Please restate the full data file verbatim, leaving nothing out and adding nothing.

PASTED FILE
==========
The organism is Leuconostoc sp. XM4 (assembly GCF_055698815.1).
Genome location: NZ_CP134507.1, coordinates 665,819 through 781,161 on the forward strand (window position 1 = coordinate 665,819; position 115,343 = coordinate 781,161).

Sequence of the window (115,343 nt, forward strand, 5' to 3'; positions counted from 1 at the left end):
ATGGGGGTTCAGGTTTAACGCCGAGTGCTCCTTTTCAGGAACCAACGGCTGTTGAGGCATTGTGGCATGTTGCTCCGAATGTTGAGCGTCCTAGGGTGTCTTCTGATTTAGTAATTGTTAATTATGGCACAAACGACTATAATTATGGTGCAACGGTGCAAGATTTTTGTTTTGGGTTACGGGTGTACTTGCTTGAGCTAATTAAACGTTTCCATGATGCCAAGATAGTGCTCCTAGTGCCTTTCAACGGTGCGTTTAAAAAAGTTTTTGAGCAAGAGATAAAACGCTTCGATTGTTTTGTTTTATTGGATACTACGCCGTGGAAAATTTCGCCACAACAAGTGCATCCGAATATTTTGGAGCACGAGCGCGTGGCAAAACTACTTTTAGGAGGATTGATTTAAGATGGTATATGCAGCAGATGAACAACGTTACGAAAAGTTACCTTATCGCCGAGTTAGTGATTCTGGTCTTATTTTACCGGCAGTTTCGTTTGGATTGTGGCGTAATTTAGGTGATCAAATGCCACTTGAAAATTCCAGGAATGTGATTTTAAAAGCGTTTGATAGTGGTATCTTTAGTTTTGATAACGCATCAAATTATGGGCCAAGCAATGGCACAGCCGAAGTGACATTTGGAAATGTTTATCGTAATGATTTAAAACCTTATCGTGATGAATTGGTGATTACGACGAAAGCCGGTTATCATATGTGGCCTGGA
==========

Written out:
The organism is Leuconostoc sp. XM4 (assembly GCF_055698815.1).
Genome location: NZ_CP134507.1, coordinates 665,819 through 781,161 on the forward strand (window position 1 = coordinate 665,819; position 115,343 = coordinate 781,161).

Sequence of the window (115,343 nt, forward strand, 5' to 3'; positions counted from 1 at the left end):
ATGGGGGTTCAGGTTTAACGCCGAGTGCTCCTTTTCAGGAACCAACGGCTGTTGAGGCATTGTGGCATGTTGCTCCGAATGTTGAGCGTCCTAGGGTGTCTTCTGATTTAGTAATTGTTAATTATGGCACAAACGACTATAATTATGGTGCAACGGTGCAAGATTTTTGTTTTGGGTTACGGGTGTACTTGCTTGAGCTAATTAAACGTTTCCATGATGCCAAGATAGTGCTCCTAGTGCCTTTCAACGGTGCGTTTAAAAAAGTTTTTGAGCAAGAGATAAAACGCTTCGATTGTTTTGTTTTATTGGATACTACGCCGTGGAAAATTTCGCCACAACAAGTGCATCCGAATATTTTGGAGCACGAGCGCGTGGCAAAACTACTTTTAGGAGGATTGATTTAAGATGGTATATGCAGCAGATGAACAACGTTACGAAAAGTTACCTTATCGCCGAGTTAGTGATTCTGGTCTTATTTTACCGGCAGTTTCGTTTGGATTGTGGCGTAATTTAGGTGATCAAATGCCACTTGAAAATTCCAGGAATGTGATTTTAAAAGCGTTTGATAGTGGTATCTTTAGTTTTGATAACGCATCAAATTATGGGCCAAGCAATGGCACAGCCGAAGTGACATTTGGAAATGTTTATCGTAATGATTTAAAACCTTATCGTGATGAATTGGTGATTACGACGAAAGCCGGTTATCATATGTGGCCTGGA